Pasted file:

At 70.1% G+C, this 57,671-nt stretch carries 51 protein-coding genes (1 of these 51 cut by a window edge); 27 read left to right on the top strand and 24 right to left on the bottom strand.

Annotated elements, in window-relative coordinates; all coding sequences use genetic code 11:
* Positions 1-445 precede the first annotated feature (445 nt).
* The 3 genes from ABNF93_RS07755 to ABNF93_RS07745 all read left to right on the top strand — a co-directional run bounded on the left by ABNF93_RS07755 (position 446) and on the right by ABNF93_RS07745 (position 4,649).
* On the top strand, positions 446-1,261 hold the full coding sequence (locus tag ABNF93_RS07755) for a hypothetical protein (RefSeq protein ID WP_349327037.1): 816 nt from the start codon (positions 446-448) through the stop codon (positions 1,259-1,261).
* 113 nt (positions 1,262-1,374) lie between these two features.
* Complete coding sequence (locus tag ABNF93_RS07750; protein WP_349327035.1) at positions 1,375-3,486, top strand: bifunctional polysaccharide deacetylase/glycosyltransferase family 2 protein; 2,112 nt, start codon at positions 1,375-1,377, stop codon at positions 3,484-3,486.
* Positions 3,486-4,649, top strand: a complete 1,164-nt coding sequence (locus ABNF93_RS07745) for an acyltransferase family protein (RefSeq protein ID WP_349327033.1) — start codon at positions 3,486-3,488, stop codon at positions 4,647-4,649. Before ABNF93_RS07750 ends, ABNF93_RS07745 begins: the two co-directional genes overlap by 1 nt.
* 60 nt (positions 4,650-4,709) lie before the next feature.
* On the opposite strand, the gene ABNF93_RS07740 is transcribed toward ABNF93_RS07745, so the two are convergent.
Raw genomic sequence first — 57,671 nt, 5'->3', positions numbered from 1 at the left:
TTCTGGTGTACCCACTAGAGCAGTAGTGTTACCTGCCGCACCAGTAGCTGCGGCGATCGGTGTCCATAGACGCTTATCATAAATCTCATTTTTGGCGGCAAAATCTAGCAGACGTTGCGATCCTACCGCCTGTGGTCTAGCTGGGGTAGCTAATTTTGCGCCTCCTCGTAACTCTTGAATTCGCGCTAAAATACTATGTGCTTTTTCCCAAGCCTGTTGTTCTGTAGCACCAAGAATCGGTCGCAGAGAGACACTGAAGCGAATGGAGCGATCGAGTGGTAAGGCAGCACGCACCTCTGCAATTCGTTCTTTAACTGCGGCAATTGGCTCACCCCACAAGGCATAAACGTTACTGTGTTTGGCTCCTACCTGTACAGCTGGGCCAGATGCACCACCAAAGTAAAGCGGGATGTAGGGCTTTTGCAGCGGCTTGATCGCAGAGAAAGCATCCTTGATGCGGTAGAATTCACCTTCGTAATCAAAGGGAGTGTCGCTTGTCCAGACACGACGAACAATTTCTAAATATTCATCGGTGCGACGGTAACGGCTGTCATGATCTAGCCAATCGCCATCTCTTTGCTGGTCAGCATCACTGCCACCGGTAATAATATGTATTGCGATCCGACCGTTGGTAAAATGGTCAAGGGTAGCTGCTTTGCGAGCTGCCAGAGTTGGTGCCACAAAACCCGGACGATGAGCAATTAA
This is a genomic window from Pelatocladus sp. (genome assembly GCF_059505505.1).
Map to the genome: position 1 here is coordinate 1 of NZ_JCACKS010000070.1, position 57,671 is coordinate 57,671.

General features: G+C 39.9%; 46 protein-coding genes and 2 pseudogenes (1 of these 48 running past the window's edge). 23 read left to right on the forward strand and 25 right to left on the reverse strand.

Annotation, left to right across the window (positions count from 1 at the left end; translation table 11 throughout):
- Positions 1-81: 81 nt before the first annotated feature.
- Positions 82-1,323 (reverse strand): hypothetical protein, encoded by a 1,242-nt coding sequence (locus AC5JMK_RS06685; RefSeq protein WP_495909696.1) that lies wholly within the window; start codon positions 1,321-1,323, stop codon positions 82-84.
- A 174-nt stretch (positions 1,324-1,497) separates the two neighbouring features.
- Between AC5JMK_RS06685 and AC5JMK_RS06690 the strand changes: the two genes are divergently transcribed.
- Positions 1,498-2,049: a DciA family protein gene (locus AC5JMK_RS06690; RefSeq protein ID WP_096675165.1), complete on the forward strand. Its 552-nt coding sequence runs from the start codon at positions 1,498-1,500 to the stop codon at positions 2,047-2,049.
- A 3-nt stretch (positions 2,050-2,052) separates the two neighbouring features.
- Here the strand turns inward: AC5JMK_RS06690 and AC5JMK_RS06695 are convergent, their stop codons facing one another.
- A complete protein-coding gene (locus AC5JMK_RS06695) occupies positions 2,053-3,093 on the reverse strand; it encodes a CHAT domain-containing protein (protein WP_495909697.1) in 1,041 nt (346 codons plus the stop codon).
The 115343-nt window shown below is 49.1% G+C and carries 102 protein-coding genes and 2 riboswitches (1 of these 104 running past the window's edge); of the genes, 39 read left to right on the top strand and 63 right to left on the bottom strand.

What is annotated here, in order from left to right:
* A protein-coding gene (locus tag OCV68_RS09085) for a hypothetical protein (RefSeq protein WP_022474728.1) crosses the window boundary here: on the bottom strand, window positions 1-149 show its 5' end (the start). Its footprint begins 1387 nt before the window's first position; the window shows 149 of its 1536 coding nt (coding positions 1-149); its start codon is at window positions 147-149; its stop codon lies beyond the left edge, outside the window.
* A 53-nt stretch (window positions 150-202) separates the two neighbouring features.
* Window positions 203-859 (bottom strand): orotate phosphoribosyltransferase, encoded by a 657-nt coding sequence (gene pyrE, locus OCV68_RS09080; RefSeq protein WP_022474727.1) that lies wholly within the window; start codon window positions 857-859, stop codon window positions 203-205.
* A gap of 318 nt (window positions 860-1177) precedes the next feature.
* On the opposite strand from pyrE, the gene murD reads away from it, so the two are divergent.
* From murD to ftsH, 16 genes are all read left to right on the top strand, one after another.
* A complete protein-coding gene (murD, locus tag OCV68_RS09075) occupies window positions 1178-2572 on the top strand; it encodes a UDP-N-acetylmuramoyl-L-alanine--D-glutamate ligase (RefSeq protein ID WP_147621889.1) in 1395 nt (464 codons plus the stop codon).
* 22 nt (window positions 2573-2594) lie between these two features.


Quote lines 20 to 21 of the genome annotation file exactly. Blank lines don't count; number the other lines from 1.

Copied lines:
- Between AC5JMK_RS06685 and AC5JMK_RS06690 the strand changes: the two genes are divergently transcribed.
- Positions 1,498-2,049: a DciA family protein gene (locus AC5JMK_RS06690; RefSeq protein ID WP_096675165.1), complete on the forward strand. Its 552-nt coding sequence runs from the start codon at positions 1,498-1,500 to the stop codon at positions 2,047-2,049.